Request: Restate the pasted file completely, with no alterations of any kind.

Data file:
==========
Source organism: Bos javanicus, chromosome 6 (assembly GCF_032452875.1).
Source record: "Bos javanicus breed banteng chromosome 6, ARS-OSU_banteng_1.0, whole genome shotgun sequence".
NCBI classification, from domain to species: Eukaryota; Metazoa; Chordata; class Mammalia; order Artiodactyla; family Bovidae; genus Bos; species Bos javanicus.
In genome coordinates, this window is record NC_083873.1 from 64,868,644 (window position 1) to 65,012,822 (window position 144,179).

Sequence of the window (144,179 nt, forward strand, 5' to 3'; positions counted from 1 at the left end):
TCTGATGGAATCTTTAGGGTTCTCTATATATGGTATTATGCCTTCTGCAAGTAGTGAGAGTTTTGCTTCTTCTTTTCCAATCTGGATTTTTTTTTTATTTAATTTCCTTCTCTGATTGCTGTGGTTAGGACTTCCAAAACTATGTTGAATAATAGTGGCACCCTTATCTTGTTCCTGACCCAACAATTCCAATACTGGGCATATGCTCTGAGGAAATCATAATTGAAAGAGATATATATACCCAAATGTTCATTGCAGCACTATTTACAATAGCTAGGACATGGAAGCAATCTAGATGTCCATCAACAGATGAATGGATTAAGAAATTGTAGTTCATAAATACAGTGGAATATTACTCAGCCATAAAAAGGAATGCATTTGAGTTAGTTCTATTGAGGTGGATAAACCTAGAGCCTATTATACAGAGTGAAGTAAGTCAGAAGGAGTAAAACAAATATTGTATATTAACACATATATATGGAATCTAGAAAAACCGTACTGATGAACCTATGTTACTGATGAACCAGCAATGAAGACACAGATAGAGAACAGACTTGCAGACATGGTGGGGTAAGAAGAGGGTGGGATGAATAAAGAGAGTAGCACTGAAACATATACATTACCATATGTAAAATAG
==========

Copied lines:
Source organism: Bos javanicus, chromosome 6 (assembly GCF_032452875.1).
Source record: "Bos javanicus breed banteng chromosome 6, ARS-OSU_banteng_1.0, whole genome shotgun sequence".
NCBI classification, from domain to species: Eukaryota; Metazoa; Chordata; class Mammalia; order Artiodactyla; family Bovidae; genus Bos; species Bos javanicus.
In genome coordinates, this window is record NC_083873.1 from 64,868,644 (window position 1) to 65,012,822 (window position 144,179).

Sequence of the window (144,179 nt, forward strand, 5' to 3'; positions counted from 1 at the left end):
TCTGATGGAATCTTTAGGGTTCTCTATATATGGTATTATGCCTTCTGCAAGTAGTGAGAGTTTTGCTTCTTCTTTTCCAATCTGGATTTTTTTTTTATTTAATTTCCTTCTCTGATTGCTGTGGTTAGGACTTCCAAAACTATGTTGAATAATAGTGGCACCCTTATCTTGTTCCTGACCCAACAATTCCAATACTGGGCATATGCTCTGAGGAAATCATAATTGAAAGAGATATATATACCCAAATGTTCATTGCAGCACTATTTACAATAGCTAGGACATGGAAGCAATCTAGATGTCCATCAACAGATGAATGGATTAAGAAATTGTAGTTCATAAATACAGTGGAATATTACTCAGCCATAAAAAGGAATGCATTTGAGTTAGTTCTATTGAGGTGGATAAACCTAGAGCCTATTATACAGAGTGAAGTAAGTCAGAAGGAGTAAAACAAATATTGTATATTAACACATATATATGGAATCTAGAAAAACCGTACTGATGAACCTATGTTACTGATGAACCAGCAATGAAGACACAGATAGAGAACAGACTTGCAGACATGGTGGGGTAAGAAGAGGGTGGGATGAATAAAGAGAGTAGCACTGAAACATATACATTACCATATGTAAAATAG